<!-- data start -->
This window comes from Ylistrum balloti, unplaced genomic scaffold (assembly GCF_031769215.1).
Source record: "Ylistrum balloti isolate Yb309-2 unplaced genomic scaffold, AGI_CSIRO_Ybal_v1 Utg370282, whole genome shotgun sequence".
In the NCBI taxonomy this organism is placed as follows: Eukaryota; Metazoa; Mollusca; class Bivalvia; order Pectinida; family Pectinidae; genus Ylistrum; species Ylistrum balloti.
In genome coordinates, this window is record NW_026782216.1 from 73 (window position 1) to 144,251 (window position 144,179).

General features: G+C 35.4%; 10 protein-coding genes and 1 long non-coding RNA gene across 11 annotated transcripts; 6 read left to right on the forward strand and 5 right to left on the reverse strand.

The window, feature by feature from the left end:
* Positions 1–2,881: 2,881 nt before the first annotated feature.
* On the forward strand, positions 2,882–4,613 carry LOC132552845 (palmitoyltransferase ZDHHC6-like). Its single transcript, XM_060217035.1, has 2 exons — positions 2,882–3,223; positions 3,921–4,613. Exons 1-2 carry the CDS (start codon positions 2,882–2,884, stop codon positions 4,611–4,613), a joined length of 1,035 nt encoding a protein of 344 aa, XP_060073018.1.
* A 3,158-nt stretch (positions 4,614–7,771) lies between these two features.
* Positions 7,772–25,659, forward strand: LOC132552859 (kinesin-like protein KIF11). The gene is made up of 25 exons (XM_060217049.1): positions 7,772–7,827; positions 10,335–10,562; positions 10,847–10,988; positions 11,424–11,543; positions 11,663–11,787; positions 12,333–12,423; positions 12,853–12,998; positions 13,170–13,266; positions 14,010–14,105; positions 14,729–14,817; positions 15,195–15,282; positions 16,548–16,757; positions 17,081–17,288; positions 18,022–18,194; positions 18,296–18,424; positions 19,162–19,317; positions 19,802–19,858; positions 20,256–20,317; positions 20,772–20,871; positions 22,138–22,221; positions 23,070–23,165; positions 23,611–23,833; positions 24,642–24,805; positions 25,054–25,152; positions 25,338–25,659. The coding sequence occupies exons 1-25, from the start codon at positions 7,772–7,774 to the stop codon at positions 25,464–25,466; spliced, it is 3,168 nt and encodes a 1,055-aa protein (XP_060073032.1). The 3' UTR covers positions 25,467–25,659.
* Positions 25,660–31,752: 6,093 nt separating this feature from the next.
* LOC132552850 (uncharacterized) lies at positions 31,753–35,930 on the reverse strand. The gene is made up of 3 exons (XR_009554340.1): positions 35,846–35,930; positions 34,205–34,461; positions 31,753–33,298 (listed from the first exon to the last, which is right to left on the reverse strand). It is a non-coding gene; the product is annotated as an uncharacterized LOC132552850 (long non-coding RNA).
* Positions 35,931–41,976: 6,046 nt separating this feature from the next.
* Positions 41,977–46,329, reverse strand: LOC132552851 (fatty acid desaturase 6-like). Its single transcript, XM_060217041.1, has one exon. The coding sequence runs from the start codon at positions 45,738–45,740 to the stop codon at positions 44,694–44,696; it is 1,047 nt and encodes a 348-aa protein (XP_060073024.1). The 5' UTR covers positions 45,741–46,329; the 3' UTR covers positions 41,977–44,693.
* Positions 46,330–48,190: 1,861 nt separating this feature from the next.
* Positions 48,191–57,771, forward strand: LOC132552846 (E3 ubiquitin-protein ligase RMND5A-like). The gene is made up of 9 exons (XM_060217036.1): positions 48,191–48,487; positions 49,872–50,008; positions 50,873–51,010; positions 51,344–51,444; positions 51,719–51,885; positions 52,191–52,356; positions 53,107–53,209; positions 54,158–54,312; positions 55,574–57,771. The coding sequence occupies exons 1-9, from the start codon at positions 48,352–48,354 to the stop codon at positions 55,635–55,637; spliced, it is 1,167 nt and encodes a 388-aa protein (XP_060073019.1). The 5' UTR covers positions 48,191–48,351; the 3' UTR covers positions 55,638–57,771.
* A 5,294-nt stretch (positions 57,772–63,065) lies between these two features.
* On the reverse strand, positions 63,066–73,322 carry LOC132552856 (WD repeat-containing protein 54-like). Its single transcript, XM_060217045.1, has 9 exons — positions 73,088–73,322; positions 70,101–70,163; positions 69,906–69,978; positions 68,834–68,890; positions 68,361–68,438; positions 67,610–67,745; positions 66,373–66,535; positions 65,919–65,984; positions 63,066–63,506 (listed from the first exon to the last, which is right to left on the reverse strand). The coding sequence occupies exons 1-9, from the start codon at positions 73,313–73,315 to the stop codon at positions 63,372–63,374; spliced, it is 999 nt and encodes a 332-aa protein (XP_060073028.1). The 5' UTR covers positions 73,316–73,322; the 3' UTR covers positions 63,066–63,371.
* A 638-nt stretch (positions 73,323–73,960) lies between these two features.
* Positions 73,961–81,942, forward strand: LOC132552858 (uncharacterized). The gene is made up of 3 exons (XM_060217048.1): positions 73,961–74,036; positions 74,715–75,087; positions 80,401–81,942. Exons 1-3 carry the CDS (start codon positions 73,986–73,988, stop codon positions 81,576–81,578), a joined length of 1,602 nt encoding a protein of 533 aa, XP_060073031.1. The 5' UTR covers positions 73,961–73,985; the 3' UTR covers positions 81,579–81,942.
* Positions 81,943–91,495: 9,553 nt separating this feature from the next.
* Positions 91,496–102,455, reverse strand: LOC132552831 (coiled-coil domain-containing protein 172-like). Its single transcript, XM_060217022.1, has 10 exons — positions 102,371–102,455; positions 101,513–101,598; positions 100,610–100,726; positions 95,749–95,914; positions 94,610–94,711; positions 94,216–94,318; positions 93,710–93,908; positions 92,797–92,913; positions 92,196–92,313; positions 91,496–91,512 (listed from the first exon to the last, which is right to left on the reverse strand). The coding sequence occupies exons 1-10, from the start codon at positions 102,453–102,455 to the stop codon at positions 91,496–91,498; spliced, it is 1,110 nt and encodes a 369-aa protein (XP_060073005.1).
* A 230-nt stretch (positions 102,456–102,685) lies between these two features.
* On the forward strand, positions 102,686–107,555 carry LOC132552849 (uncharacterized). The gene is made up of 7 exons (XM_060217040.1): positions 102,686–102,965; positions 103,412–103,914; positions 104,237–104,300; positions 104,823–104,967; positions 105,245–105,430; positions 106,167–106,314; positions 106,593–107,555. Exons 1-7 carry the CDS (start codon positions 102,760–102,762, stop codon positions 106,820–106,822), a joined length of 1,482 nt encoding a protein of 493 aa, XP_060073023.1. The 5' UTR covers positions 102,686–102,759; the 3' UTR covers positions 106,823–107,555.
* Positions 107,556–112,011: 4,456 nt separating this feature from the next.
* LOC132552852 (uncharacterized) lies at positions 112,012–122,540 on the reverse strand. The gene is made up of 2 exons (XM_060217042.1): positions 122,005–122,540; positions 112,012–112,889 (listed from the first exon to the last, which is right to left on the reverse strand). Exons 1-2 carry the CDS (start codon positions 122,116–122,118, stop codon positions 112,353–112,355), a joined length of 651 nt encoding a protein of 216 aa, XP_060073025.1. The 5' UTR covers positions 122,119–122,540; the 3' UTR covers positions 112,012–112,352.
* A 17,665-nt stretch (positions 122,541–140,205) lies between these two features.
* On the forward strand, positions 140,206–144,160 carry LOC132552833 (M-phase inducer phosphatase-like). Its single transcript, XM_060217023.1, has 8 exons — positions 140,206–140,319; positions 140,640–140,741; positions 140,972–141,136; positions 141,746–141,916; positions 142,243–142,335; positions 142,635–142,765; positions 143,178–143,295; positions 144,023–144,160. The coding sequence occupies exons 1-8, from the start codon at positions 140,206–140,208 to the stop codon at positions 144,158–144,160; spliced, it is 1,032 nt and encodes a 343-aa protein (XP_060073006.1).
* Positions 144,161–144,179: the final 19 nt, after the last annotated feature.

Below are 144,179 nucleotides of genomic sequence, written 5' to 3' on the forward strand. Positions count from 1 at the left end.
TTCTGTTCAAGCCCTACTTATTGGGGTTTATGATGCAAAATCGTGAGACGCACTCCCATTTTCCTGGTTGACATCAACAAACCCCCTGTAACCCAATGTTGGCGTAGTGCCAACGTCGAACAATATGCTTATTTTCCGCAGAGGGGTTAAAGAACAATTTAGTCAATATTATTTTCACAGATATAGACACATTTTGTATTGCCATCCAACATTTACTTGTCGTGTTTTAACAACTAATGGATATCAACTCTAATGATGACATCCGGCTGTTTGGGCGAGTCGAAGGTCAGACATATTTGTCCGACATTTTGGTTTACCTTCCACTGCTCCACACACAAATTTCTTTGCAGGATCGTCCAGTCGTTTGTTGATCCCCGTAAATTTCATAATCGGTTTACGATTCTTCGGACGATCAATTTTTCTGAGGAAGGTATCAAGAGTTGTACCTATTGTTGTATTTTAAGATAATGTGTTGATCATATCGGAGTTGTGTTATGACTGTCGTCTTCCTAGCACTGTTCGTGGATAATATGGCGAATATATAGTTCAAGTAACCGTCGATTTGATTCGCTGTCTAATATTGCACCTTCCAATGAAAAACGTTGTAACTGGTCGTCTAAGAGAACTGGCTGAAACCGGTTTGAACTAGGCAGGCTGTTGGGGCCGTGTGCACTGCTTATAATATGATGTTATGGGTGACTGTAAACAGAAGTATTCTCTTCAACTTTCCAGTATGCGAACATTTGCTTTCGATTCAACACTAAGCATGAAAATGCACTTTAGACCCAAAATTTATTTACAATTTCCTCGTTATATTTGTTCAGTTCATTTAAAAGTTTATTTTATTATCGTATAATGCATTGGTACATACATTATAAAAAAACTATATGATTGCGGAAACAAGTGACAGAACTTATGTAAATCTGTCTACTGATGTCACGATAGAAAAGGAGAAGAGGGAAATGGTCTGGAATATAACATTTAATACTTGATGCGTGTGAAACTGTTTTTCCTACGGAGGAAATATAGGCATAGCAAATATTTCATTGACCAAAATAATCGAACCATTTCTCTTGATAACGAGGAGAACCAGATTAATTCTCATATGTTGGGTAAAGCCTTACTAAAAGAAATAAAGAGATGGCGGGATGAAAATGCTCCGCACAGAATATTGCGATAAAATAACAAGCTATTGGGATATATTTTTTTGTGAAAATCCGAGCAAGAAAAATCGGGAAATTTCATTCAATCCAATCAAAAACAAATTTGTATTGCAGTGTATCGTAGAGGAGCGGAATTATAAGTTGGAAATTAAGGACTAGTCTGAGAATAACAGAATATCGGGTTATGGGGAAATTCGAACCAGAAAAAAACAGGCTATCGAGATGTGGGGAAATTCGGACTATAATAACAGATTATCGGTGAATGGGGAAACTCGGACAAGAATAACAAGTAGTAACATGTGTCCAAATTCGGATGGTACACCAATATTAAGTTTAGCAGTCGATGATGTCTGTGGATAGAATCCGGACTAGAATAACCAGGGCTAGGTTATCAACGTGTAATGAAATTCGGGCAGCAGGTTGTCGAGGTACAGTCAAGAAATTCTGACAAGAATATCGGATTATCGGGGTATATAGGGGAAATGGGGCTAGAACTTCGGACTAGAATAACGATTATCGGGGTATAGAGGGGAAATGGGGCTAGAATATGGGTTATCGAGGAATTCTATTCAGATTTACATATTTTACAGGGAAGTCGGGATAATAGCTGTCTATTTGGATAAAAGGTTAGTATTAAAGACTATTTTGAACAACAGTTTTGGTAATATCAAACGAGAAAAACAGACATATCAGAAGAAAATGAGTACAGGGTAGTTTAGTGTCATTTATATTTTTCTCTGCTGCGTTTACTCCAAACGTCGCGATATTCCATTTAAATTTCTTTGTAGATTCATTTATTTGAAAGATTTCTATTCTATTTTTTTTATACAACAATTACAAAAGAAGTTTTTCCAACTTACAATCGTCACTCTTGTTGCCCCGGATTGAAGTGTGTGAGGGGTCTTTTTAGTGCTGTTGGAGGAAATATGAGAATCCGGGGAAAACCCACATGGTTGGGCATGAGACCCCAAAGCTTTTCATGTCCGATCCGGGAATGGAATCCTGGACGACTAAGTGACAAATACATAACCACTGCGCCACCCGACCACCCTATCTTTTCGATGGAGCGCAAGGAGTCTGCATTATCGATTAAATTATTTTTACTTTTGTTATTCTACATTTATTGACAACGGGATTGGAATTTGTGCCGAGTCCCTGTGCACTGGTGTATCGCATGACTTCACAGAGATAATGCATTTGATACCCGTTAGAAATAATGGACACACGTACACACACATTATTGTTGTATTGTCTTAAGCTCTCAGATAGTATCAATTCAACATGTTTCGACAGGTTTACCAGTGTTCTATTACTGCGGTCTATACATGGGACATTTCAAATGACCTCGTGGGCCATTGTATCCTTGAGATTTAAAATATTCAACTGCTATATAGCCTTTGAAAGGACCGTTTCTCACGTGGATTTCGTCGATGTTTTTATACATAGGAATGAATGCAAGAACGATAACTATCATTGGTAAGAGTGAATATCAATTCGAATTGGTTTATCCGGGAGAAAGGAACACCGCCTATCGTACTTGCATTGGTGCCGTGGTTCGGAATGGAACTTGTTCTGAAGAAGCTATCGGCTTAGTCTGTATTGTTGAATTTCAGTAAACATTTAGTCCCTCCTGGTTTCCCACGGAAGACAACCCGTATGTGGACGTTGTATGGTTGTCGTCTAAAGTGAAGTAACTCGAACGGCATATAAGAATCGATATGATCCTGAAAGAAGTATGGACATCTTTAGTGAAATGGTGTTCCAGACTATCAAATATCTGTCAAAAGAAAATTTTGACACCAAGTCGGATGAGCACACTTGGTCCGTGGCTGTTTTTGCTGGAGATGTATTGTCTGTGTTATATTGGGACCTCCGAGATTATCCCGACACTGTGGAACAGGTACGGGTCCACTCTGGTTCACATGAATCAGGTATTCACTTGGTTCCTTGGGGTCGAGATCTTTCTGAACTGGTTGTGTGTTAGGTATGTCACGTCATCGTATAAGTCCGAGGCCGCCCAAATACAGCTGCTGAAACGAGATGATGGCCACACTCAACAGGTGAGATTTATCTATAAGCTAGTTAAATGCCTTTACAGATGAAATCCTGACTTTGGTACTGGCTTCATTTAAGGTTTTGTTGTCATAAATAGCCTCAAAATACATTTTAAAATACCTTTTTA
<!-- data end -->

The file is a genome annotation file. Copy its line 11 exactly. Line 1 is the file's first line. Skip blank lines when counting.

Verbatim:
* Positions 25,660–31,752: 6,093 nt separating this feature from the next.